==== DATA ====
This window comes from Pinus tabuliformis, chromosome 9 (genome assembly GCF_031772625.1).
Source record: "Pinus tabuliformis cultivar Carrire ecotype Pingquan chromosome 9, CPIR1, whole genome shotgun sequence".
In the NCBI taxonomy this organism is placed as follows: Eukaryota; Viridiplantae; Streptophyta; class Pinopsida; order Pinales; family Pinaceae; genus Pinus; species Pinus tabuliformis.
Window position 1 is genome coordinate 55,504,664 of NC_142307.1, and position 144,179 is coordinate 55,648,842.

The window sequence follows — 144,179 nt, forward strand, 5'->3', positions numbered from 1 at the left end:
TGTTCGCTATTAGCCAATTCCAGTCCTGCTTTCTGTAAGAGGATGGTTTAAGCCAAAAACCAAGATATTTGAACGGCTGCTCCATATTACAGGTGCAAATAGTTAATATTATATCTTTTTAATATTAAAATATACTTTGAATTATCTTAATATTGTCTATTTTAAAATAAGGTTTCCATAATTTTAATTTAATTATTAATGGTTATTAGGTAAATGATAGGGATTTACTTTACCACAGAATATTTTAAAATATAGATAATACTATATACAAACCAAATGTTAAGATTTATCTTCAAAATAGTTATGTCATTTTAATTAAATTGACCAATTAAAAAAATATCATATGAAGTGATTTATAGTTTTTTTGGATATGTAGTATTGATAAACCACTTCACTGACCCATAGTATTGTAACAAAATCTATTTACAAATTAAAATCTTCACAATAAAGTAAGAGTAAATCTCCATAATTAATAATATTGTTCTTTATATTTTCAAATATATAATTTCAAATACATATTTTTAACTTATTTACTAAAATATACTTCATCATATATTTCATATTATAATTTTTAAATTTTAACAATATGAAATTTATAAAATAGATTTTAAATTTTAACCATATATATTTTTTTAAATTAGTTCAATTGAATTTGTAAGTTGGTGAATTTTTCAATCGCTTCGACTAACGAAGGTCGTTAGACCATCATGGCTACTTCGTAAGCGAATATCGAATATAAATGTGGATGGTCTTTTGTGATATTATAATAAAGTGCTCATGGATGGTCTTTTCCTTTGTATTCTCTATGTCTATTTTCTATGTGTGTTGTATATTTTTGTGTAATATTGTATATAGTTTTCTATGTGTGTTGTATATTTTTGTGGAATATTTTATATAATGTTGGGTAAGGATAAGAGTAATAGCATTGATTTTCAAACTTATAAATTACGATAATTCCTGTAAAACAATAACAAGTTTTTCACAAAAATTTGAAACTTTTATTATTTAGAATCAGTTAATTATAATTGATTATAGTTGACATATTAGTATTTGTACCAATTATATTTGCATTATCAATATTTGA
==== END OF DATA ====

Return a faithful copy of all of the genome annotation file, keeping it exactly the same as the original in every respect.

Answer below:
This window comes from Pinus tabuliformis, chromosome 9 (genome assembly GCF_031772625.1).
Source record: "Pinus tabuliformis cultivar Carrire ecotype Pingquan chromosome 9, CPIR1, whole genome shotgun sequence".
In the NCBI taxonomy this organism is placed as follows: Eukaryota; Viridiplantae; Streptophyta; class Pinopsida; order Pinales; family Pinaceae; genus Pinus; species Pinus tabuliformis.
Window position 1 is genome coordinate 55,504,664 of NC_142307.1, and position 144,179 is coordinate 55,648,842.

The window sequence follows — 144,179 nt, forward strand, 5'->3', positions numbered from 1 at the left end:
TGTTCGCTATTAGCCAATTCCAGTCCTGCTTTCTGTAAGAGGATGGTTTAAGCCAAAAACCAAGATATTTGAACGGCTGCTCCATATTACAGGTGCAAATAGTTAATATTATATCTTTTTAATATTAAAATATACTTTGAATTATCTTAATATTGTCTATTTTAAAATAAGGTTTCCATAATTTTAATTTAATTATTAATGGTTATTAGGTAAATGATAGGGATTTACTTTACCACAGAATATTTTAAAATATAGATAATACTATATACAAACCAAATGTTAAGATTTATCTTCAAAATAGTTATGTCATTTTAATTAAATTGACCAATTAAAAAAATATCATATGAAGTGATTTATAGTTTTTTTGGATATGTAGTATTGATAAACCACTTCACTGACCCATAGTATTGTAACAAAATCTATTTACAAATTAAAATCTTCACAATAAAGTAAGAGTAAATCTCCATAATTAATAATATTGTTCTTTATATTTTCAAATATATAATTTCAAATACATATTTTTAACTTATTTACTAAAATATACTTCATCATATATTTCATATTATAATTTTTAAATTTTAACAATATGAAATTTATAAAATAGATTTTAAATTTTAACCATATATATTTTTTTAAATTAGTTCAATTGAATTTGTAAGTTGGTGAATTTTTCAATCGCTTCGACTAACGAAGGTCGTTAGACCATCATGGCTACTTCGTAAGCGAATATCGAATATAAATGTGGATGGTCTTTTGTGATATTATAATAAAGTGCTCATGGATGGTCTTTTCCTTTGTATTCTCTATGTCTATTTTCTATGTGTGTTGTATATTTTTGTGTAATATTGTATATAGTTTTCTATGTGTGTTGTATATTTTTGTGGAATATTTTATATAATGTTGGGTAAGGATAAGAGTAATAGCATTGATTTTCAAACTTATAAATTACGATAATTCCTGTAAAACAATAACAAGTTTTTCACAAAAATTTGAAACTTTTATTATTTAGAATCAGTTAATTATAATTGATTATAGTTGACATATTAGTATTTGTACCAATTATATTTGCATTATCAATATTTGA